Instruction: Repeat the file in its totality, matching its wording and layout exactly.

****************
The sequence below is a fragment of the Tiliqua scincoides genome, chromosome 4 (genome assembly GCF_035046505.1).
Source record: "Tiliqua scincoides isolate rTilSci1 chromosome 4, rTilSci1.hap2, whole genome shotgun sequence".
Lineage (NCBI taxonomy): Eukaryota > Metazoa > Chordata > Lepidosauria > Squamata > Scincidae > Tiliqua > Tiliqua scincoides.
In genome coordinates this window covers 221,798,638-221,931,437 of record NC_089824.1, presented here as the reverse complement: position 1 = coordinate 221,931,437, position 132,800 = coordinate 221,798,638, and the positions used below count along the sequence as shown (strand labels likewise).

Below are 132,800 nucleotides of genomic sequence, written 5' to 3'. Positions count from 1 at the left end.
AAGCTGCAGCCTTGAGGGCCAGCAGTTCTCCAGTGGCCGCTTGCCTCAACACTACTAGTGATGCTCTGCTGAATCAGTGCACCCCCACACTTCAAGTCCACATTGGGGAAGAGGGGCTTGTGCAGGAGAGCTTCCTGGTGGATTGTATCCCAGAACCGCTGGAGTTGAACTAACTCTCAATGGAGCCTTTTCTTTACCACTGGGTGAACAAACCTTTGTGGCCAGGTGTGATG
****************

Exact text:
The sequence below is a fragment of the Tiliqua scincoides genome, chromosome 4 (genome assembly GCF_035046505.1).
Source record: "Tiliqua scincoides isolate rTilSci1 chromosome 4, rTilSci1.hap2, whole genome shotgun sequence".
Lineage (NCBI taxonomy): Eukaryota > Metazoa > Chordata > Lepidosauria > Squamata > Scincidae > Tiliqua > Tiliqua scincoides.
In genome coordinates this window covers 221,798,638-221,931,437 of record NC_089824.1, presented here as the reverse complement: position 1 = coordinate 221,931,437, position 132,800 = coordinate 221,798,638, and the positions used below count along the sequence as shown (strand labels likewise).

Below are 132,800 nucleotides of genomic sequence, written 5' to 3'. Positions count from 1 at the left end.
AAGCTGCAGCCTTGAGGGCCAGCAGTTCTCCAGTGGCCGCTTGCCTCAACACTACTAGTGATGCTCTGCTGAATCAGTGCACCCCCACACTTCAAGTCCACATTGGGGAAGAGGGGCTTGTGCAGGAGAGCTTCCTGGTGGATTGTATCCCAGAACCGCTGGAGTTGAACTAACTCTCAATGGAGCCTTTTCTTTACCACTGGGTGAACAAACCTTTGTGGCCAGGTGTGATG